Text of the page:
Section 27: Victimisation
100.This section defines what conduct amounts to victimisation under the Act. It provides that victimisation takes place where one person treats another badly because he or she in good faith has done a “protected act”, for example taken or supported any action taken for the purpose of the Act, including in relation to any alleged breach of its provisions. It also provides that victimisation takes place where one person treats another badly because he or she is suspected of having done this or of intending to do this.
101.A person is not protected from victimisation where he or she maliciously makes or supports an untrue complaint.
102.Only an individual can bring a claim for victimisation.
103.This section replaces similar provisions in previous legislation. However, under the Act victimisation is technically no longer treated as a form of discrimination, so there is no longer a need to compare treatment of an alleged victim with that of a person who has not made or supported a complaint under the Act.
A woman makes a complaint of sex discrimination against her employer. As a result, she is denied promotion. The denial of promotion would amount to victimisation.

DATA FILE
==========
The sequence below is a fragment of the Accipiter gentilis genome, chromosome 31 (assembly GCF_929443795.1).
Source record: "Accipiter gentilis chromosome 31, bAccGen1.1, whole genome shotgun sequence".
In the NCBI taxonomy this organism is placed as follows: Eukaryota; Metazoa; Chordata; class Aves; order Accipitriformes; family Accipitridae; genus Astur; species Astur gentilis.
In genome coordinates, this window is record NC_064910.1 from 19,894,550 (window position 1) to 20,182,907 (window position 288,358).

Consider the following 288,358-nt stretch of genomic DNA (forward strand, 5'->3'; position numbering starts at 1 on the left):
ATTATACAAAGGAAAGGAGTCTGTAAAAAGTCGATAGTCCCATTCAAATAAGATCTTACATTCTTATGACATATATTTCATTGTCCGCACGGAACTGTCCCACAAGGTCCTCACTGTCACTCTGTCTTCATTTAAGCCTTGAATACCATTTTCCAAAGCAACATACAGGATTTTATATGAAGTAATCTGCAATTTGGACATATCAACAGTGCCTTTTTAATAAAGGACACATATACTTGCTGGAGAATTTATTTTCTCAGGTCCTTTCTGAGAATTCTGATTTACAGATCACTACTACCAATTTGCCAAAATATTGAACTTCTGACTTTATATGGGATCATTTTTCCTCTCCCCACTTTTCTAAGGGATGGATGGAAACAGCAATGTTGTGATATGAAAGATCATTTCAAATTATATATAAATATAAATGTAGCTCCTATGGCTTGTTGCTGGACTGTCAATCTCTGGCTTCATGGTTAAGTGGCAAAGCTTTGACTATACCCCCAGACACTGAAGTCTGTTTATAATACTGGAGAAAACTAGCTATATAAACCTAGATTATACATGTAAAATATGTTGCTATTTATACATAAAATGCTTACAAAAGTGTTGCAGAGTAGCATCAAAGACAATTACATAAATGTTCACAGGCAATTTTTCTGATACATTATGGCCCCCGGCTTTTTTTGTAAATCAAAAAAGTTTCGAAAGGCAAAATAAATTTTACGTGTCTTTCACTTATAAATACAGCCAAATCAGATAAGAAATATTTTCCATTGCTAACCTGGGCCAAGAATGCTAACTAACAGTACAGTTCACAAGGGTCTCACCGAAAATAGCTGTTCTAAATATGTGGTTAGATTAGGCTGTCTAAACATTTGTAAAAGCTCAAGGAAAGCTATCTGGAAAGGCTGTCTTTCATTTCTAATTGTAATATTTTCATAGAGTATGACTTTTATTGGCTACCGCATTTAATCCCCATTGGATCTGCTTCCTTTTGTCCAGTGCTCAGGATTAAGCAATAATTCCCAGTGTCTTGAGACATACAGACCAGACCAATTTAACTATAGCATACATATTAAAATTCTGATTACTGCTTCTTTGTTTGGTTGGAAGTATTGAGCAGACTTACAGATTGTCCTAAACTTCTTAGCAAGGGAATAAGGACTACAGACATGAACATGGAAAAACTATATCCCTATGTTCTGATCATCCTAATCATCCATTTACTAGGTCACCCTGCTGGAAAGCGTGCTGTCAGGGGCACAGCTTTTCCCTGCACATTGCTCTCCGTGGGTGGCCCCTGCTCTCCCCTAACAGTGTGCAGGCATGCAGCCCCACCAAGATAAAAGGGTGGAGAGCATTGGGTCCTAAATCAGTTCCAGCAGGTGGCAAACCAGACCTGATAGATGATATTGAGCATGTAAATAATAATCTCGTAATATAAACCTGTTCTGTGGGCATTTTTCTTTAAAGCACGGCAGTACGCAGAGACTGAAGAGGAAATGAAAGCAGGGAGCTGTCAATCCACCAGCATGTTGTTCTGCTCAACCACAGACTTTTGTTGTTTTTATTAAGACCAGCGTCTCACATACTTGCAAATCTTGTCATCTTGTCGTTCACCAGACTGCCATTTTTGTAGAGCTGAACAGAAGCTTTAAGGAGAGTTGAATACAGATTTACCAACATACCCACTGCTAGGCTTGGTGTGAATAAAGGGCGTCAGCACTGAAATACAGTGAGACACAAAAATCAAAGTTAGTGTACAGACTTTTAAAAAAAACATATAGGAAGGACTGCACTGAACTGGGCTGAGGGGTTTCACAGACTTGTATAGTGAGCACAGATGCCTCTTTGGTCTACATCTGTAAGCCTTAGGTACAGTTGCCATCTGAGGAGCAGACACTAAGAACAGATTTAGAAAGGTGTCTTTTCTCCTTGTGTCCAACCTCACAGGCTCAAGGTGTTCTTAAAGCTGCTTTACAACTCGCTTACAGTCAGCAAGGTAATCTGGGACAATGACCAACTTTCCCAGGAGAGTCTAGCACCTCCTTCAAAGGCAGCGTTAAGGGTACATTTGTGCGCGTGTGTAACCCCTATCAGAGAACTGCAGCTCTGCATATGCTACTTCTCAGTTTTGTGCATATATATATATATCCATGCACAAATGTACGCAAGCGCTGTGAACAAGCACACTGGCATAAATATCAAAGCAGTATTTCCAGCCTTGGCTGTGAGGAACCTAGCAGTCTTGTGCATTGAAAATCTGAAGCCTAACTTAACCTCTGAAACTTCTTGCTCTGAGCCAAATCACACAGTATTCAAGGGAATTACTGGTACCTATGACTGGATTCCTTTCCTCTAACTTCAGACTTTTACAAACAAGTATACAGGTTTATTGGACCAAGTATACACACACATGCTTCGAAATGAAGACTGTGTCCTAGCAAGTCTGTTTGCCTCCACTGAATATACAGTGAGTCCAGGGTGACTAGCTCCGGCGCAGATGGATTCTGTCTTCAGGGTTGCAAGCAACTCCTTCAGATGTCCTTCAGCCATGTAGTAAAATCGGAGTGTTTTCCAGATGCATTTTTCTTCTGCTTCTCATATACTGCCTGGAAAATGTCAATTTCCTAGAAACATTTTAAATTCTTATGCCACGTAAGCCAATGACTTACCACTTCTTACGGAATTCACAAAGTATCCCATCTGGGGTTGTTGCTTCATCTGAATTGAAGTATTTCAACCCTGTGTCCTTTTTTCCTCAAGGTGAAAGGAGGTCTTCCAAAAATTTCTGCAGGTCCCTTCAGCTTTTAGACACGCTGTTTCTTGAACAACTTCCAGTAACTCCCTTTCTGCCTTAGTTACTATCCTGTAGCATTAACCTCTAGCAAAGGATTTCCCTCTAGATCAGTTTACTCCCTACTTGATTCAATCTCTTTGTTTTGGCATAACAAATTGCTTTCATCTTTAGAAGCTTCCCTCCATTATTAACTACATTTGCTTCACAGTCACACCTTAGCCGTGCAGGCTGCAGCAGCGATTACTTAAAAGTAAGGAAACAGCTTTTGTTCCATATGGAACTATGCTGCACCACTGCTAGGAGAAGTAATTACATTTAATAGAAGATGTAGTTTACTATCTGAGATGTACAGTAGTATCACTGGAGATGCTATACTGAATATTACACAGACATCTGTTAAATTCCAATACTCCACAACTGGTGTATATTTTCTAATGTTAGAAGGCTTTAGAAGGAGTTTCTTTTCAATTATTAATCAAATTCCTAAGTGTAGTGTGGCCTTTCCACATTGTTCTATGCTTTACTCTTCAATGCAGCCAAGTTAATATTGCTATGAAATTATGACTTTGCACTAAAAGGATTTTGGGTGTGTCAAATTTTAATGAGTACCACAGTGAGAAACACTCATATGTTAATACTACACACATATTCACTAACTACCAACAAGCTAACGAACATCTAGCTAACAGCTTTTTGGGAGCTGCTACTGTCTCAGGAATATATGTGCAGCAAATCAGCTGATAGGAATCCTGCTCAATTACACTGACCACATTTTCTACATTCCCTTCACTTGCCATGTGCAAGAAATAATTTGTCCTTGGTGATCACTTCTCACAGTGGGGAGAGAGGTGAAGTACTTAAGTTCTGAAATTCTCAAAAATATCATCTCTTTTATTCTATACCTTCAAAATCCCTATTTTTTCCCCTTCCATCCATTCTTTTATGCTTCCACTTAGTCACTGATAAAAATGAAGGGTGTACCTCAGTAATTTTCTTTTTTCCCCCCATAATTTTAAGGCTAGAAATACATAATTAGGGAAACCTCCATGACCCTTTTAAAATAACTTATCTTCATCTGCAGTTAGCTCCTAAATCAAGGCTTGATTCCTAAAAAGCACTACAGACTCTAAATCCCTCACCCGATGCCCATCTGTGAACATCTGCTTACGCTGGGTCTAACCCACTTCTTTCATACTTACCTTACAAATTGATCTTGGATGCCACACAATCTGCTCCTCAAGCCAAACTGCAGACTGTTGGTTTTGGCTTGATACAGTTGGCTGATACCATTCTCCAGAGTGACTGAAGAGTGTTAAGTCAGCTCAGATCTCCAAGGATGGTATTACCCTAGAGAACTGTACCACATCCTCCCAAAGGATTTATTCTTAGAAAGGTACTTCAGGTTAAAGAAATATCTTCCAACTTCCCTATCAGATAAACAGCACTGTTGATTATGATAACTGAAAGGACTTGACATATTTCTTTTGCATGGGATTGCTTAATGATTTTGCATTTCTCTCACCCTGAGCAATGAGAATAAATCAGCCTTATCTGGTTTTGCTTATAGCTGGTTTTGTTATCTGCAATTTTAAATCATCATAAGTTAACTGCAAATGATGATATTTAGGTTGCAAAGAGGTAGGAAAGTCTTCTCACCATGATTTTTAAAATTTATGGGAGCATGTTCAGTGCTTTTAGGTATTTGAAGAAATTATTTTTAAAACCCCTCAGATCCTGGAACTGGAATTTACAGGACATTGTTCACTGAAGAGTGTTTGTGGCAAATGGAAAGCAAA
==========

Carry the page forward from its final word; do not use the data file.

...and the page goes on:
A gay man sues a publican for persistently treating him less well than heterosexual customers. Because of this, the publican bars him from the pub altogether. This would be victimisation.
An employer threatens to dismiss a staff member because he thinks she intends to support a colleague’s sexual harassment claim. This threat could amount to victimisation.
A man with a grudge against his employer knowingly gives false evidence in a colleague’s discrimination claim against the employer. He is subsequently dismissed for supporting the claim. His dismissal would not amount to victimisation because of his untrue and malicious evidence.